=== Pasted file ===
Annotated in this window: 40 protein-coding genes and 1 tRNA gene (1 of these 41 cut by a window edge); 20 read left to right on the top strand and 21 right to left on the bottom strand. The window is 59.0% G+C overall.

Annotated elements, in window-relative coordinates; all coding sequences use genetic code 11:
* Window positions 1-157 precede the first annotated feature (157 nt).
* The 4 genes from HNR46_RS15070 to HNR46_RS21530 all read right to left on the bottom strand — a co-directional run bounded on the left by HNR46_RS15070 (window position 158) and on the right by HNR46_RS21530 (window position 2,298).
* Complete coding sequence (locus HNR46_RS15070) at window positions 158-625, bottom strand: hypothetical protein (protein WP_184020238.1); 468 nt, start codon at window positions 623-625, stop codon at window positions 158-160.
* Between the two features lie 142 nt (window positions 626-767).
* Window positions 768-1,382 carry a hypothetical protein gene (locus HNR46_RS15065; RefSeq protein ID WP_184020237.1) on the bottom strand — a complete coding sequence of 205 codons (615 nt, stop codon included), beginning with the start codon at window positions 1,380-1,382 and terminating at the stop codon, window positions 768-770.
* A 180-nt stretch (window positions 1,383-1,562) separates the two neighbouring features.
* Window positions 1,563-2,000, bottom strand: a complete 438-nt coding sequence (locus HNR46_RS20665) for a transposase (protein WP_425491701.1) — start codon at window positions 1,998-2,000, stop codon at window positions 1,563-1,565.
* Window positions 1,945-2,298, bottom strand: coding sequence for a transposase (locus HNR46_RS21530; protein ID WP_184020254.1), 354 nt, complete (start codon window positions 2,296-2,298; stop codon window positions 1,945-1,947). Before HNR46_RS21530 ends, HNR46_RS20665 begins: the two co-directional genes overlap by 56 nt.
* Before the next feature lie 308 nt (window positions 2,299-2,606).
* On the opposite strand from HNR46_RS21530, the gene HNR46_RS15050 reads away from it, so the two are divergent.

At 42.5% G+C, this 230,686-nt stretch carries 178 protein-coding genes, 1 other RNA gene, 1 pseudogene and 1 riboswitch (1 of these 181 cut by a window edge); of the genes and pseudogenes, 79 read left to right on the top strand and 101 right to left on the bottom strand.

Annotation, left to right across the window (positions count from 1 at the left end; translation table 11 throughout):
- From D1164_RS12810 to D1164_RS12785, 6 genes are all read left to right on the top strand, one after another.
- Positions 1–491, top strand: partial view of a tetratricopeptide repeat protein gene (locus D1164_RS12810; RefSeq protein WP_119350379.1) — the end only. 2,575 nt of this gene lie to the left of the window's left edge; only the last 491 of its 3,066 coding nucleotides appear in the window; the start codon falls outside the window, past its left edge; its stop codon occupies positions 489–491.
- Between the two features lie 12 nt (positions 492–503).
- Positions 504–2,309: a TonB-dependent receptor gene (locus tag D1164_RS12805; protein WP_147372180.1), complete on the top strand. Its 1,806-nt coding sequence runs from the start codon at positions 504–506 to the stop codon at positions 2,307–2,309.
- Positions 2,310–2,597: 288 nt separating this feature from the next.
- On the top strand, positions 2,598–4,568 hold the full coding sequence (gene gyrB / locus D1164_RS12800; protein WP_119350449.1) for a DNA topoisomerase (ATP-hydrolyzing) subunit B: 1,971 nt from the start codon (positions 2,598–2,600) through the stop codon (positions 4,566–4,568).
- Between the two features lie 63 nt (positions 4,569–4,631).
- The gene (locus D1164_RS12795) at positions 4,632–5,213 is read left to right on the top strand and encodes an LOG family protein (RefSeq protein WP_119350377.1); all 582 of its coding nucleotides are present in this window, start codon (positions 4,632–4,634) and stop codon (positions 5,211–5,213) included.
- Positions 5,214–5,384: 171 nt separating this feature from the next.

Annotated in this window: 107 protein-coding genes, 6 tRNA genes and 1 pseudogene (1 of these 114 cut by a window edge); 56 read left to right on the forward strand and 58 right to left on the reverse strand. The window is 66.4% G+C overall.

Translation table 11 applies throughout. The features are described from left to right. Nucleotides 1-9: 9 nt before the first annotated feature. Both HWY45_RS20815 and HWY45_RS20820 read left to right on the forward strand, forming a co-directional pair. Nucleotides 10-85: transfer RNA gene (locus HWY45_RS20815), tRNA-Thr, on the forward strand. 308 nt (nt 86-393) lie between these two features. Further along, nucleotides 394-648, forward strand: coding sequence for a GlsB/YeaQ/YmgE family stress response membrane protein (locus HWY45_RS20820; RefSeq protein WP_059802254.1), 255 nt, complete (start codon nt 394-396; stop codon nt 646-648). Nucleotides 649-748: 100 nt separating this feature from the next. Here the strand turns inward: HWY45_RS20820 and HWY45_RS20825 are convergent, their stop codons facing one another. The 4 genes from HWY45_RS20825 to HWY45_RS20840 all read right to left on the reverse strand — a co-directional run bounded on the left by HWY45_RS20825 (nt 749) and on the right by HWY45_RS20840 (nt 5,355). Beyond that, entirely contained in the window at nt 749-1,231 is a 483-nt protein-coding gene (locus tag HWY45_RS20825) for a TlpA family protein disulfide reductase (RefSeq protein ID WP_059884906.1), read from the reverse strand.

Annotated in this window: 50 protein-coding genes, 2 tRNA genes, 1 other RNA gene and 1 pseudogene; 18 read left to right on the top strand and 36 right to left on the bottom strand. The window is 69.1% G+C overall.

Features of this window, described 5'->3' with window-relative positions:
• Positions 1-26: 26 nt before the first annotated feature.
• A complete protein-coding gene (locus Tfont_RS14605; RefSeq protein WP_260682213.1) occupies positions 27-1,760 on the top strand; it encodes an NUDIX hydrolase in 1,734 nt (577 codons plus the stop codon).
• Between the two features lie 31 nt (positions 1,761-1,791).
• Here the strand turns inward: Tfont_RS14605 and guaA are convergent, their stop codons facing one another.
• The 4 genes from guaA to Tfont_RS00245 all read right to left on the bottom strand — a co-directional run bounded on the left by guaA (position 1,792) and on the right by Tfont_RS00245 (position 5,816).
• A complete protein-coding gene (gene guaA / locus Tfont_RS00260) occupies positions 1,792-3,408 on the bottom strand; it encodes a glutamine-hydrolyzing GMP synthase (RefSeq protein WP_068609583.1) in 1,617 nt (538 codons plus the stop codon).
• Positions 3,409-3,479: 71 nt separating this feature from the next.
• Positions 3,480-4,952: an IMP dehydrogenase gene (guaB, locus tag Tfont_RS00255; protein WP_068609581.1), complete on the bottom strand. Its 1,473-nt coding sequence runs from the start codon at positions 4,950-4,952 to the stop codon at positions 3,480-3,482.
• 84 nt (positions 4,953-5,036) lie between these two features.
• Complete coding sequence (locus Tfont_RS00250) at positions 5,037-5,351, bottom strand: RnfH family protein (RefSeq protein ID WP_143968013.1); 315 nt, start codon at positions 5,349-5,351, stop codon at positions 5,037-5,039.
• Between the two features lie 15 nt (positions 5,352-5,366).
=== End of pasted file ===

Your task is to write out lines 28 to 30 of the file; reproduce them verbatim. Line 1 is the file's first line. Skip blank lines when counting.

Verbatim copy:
• Positions 1-26: 26 nt before the first annotated feature.
• A complete protein-coding gene (locus Tfont_RS14605; RefSeq protein WP_260682213.1) occupies positions 27-1,760 on the top strand; it encodes an NUDIX hydrolase in 1,734 nt (577 codons plus the stop codon).
• Between the two features lie 31 nt (positions 1,761-1,791).